The senior executives often are the ones who make headlines when they act in ways that damage their companies.
But behavioural risk to organisations actually decreases as seniority increases at the manager and professional level, according to new international research performed by talent measurement solutions provider SHL.
Executives in the C-suite don’t pose half the risk that some of their lower-level managers do. Just 6.7% of executives pose a high risk to their companies, according to the study.
Employees identified as “individual contributors” at the bottom of the professional and managerial organisational chart exhibited high behavioural risk at a rate of 14.2%. In ascending order in terms of organisations’ hierarchy, a high incidence of risky behaviours was observed from 14.7% of “team leaders,” 13.2% of middle managers and 10.4% of senior managers.
The research determines whether employees pose a high risk to their organisation based on scores on certain risk benchmarks identified in 1.3 million assessments of employees’ talents. Those benchmarks include decision quality and communication quality for managers and professionals, and compliance, quality, commitment and teamwork for production and frontline employees.
In addition to finding less risky behaviour among executives, the research shows that there is virtually no difference between the behavioural risk posed by managers and that posed by employees at the bottom of the company ladder. Although their salaries or prestige may not be as high, the workers who assemble companies’ products pose virtually the same amount of risk as their superiors.
Production and frontline workers displayed a 12.5% incidence of high-risk behaviours, just a bit more than the 12.2% observed in managers and professionals. Low-level professionals and low-level managers displayed risky behaviours most often.
“There have been significant cases in recent years where frontline staff have been criticised for company crises or accidents,” Eugene Burke, SHL’s chief science and analytics officer, said in a news release. “Yet SHL’s risk research finds that in certain sectors it is actually senior management who lack crucial decision-making and communication skills and create risk for their organisations. By ignoring whistle-blowers or not taking into account viewpoints from across the business, leaders can be missing vital clues to manage risk which can have devastating consequences as we’ve seen from recent news developments.”
The Association of Certified Fraud Examiners (ACFE) 2012 Report to the Nations on Occupational Fraud and Abuse showed similar results. Global fraud incidents in that report were committed 42% of the time by non-management employees, 38% of the time by managers and 18% of the time by executives.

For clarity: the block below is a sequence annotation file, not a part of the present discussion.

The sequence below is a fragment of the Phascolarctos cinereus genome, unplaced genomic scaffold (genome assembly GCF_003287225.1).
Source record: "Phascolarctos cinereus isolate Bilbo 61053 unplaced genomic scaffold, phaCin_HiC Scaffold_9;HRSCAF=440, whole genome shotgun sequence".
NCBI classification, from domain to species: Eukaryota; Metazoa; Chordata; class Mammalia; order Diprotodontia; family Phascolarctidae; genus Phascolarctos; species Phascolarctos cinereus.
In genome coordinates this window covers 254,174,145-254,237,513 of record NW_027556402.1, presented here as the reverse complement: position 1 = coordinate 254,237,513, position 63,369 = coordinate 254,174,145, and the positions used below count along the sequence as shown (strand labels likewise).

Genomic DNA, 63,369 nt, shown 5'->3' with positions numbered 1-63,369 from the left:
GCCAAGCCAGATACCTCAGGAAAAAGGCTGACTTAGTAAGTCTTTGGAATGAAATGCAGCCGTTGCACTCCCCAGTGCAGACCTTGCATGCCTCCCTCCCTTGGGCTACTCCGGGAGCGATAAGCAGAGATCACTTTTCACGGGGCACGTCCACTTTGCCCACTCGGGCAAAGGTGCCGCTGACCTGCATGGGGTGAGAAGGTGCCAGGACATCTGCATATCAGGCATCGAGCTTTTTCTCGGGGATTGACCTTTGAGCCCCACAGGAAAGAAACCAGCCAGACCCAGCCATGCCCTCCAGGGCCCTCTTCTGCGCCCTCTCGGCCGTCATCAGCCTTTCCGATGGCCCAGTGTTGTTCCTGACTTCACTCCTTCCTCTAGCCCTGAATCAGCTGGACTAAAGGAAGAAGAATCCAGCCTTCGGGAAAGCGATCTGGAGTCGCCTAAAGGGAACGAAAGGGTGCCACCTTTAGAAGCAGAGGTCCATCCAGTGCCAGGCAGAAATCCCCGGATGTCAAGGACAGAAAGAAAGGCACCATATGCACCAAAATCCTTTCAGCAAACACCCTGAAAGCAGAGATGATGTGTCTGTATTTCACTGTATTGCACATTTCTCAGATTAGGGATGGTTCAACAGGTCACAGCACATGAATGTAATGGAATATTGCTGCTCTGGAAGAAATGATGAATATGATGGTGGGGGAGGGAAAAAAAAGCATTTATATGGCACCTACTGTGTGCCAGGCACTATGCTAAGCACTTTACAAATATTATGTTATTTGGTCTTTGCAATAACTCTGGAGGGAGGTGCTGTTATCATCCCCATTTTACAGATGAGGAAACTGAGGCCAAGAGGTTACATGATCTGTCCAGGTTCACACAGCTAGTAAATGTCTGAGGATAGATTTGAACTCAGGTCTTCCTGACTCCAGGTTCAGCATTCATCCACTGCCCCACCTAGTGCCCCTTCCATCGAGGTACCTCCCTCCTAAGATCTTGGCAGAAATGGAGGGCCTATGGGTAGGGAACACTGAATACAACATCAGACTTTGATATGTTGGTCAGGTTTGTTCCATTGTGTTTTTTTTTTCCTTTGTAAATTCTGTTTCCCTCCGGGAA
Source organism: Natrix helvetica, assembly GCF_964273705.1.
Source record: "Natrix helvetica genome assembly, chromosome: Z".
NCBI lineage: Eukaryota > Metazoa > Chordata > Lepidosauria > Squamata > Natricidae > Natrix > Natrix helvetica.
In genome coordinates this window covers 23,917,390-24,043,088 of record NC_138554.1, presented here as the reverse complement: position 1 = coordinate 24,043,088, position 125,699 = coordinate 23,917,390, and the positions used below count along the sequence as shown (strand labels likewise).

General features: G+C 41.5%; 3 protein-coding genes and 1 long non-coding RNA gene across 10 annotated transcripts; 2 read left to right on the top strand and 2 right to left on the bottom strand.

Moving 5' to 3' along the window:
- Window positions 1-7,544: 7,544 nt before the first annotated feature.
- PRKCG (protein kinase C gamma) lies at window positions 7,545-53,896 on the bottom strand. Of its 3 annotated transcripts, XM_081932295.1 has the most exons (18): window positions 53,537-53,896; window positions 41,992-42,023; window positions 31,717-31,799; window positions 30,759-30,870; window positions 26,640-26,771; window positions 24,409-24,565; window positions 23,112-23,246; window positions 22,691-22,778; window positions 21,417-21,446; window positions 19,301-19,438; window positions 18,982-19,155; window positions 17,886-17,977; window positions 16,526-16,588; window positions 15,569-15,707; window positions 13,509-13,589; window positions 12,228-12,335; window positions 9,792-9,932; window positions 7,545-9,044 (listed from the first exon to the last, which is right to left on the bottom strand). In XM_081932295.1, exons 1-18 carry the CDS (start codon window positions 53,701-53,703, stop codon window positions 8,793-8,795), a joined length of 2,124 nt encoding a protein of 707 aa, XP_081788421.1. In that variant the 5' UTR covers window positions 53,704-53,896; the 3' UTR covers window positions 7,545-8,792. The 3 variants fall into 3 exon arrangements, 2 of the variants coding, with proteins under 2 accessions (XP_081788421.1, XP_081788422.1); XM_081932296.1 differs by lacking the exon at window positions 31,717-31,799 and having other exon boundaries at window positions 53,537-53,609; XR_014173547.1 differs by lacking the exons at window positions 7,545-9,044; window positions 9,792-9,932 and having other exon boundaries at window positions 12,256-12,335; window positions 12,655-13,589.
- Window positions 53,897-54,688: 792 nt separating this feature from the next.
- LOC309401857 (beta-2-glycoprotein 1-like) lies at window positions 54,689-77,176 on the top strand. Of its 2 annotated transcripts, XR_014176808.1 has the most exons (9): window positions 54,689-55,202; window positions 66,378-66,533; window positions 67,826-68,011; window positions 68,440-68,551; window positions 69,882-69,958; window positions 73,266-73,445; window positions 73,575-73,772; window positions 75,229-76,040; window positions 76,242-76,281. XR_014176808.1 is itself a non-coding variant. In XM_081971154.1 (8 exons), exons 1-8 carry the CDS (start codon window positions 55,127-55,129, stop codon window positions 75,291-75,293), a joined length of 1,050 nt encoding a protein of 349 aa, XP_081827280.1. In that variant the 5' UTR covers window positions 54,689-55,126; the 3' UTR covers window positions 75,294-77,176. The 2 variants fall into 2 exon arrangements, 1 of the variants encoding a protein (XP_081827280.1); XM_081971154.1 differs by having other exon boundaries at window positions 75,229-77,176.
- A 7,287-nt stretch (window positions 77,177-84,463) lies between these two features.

Fraud perpetrated by executives was far more costly, though, at an average of $573,000 per incident, compared with $182,000 for managers and $60,000 for non-management employees.
In the SHL research, telecoms had the highest level of risky employees, while the public sector had the lowest level in 15 sectors identified in the survey. The results by industry, with percentages of overall behavioural risk for all job levels, were as follows:
- Telecom, 17.2%
- Consumer goods (heavy goods), 16.1%
- Travel and leisure, 15.6%
- Technology, 15.1%
- Oil and gas, 13.7%
- Engineering, 13.4%
- Business services, 13.2%
- Banking, 13%
- Insurance and financial services, 12.6%
- Food, beverages and tobacco, 12.4%
- Utilities, 12%
- Health care, 11.6%
- Mining, 10.9%
- Retail, 10.4%
- Public sector, 8.5%
Regionally, the Middle East showed the highest level of behavioural risk at 18.4%, followed by Africa (17.5%); North America and Eastern Europe (tied at 16%); Asia (15.3%); Australia and New Zealand (13.5%); and Western Europe (12.4%). Comparable figures for Latin America were not available in the report.
Senior managers can reduce behavioural risks by enforcing ethical standards and providing an effective channel for employees to communicate infractions, according to Ronnie Kann, managing director of Corporate Executive Board, SHL’s parent company.
“Both rely on senior managers to work closely with frontline managers to help develop a culture of risk awareness and encourage ethical behaviour,” Kann said in a news release.
—Ken Tysiac (firstname.lastname@example.org) is a CGMA Magazine senior editor.
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